|Raising Antennas||Field Day||Essex Memorial Parade|
|Secretary's Minutes||Discovering Active||Congratultions|
As a follow up to previous meetings, at the May 8th Meeting, there will be a
presentation and hands-on demonstration of how to raise antennas with
compressed air launchers.
Field Day 2018 - it is time to start planning. The dates are Friday, June 22nd through Sunday, June 24th.
We need a large support staff to make the operation run like a well-oiled machine. Besides the operators, it takes many setup and takedown people, as well as support people to keep the generators, computers and foodstuffs running. Field Day is the activity which brings us all together to learn the myriad details of running a large operation as well as having fun in a group setting.
Each year, we fall down on getting youths to the Field Day site and obtaining the bonuses. Actually, the more important aspect is that we are not doing a very good job of selling amateur radio to young people. Perhaps this will be the year we turn this around.
We have 2 months before Field Day. See what you can do to invite a few kids to the event.
Very soon, we will be soliciting your input on when you will be available.
Field Day activities fall into these categories:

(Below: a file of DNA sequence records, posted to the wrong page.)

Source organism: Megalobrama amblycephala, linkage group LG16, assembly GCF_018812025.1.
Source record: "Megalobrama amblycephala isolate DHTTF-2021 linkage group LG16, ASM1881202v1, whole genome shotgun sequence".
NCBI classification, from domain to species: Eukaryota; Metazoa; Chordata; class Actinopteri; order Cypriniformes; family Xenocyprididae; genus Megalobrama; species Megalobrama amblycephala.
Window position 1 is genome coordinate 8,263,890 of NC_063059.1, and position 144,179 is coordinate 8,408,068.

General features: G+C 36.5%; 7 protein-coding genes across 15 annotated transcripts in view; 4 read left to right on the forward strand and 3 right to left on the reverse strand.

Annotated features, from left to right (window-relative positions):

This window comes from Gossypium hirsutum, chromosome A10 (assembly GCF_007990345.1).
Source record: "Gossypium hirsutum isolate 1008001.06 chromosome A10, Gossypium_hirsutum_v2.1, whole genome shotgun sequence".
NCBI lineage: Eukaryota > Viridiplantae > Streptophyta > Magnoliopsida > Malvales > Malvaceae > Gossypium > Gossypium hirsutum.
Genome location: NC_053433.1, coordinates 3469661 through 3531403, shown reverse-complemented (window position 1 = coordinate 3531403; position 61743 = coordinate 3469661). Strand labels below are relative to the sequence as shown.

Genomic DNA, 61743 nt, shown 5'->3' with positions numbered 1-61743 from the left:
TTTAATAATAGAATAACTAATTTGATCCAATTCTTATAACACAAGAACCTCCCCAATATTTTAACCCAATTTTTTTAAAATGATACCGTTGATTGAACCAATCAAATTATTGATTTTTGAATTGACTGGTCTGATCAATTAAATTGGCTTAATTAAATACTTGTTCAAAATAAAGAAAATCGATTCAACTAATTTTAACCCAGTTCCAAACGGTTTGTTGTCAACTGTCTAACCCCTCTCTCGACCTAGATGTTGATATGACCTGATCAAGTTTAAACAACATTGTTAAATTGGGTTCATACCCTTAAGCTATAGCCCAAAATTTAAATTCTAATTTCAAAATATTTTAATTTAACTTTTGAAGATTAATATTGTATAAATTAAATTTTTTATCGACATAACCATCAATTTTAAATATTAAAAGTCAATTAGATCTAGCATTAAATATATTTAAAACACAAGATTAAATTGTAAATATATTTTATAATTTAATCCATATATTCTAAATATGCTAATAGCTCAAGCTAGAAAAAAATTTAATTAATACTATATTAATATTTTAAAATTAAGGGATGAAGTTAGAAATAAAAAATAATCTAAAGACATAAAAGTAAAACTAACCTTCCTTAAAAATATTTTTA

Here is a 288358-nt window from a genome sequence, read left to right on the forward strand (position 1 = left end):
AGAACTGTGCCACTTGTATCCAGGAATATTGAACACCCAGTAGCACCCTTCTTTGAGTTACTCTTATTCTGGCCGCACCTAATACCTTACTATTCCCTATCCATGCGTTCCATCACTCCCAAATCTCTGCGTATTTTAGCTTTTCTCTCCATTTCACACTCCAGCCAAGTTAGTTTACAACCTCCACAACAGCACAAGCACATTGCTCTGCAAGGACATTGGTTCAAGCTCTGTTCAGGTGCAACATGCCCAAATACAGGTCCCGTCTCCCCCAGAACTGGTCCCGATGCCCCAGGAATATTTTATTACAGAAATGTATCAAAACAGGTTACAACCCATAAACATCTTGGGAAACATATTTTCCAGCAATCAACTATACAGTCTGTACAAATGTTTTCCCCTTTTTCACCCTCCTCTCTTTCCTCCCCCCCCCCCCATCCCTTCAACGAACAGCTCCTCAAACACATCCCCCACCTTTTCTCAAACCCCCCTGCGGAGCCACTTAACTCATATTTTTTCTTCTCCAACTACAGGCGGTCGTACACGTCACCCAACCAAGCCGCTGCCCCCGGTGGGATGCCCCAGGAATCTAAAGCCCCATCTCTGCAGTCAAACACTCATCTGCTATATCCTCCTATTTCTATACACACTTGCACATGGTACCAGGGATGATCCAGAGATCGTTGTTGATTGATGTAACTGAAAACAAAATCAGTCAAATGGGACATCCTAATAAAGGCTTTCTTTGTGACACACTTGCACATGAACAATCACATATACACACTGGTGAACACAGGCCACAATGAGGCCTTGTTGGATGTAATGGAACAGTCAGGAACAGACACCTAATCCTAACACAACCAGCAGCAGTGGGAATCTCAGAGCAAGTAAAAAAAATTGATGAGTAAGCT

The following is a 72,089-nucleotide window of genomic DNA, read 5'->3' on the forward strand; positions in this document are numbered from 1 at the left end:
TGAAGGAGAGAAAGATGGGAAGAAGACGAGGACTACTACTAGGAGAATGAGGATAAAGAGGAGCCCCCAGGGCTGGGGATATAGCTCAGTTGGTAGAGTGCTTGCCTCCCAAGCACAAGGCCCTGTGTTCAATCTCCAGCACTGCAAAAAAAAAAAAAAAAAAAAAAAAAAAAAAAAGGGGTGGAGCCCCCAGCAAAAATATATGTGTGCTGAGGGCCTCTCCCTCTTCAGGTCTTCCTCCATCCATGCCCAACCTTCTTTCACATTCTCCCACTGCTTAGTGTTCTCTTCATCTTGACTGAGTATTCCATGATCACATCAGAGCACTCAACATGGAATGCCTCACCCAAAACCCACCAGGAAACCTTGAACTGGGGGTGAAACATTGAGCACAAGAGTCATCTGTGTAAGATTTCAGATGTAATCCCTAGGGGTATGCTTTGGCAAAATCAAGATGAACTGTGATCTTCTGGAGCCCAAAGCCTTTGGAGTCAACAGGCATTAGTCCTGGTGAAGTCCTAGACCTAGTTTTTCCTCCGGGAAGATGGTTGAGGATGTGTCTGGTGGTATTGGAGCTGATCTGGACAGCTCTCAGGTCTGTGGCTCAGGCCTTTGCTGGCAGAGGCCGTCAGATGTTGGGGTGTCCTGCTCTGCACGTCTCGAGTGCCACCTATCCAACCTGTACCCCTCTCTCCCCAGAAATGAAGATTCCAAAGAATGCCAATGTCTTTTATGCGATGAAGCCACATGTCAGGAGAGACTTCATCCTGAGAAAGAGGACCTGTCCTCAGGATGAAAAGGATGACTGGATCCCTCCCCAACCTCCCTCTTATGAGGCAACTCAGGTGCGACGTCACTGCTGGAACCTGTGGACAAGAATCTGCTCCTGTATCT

The Essex Memorial Parade is Saturday, May 26th from 7:30 until noon. Hams
are needed to serve as Parade Marshals who line up the participants, report
any changes and march with them to make sure they all behave. This is a
fairly easy, low key event. If interested in helping out, please contact
Mitch at email@example.com.
The sign-in sheet showed twelve in attendance. Bob, President (KB1FRW) called the meeting to order at 7:01 PM.
NEAR Fest is the biggest ham fest in New England. It will take place on the 4th and 5th of May in Deerfield, NH. A concurrent exhibition will take place in the Arts & Crafts Building of a Science and Technology Fair (NETT). The area will be somewhat segregated from the ham fest for traffic control.
Knight Point Park Activation
After Near Fest on May 6th there will be a park activation at Knight Point State Park. It will start at 10:00 AM. Contact Mitch W1SJ for more information. New England QSO Party The New England QSO Party will take place on May 5th and 6th starting Saturday PM and into Sunday. Snacks
Paul AA1SU graciously volunteered to bring snacks to the May meeting.
Planning for this event has started. They want us to assist as we have in past years. Date is May 27th. Mitch will send out a survey to invite participants.
Essex Memorial Day Parade
The parade will take place on Monday, May 28th (Memorial Day), and our club will provide support.
Mitch W1SJ gave a presentation on tips for being a good (great) operator. He started by pointing out that with increased skill there is increased enjoyment, more contacts, and enhanced capabilities for handling public service missions and emergencies. He emphasized, "Turn the radio on."
A theme throughout the talk was working to improve the accuracy and efficiency of information exchange. Listening is a very important basic step, as is speaking clearly. He encouraged people to think about what they want to say before keying the mike to select and organize the information being conveyed.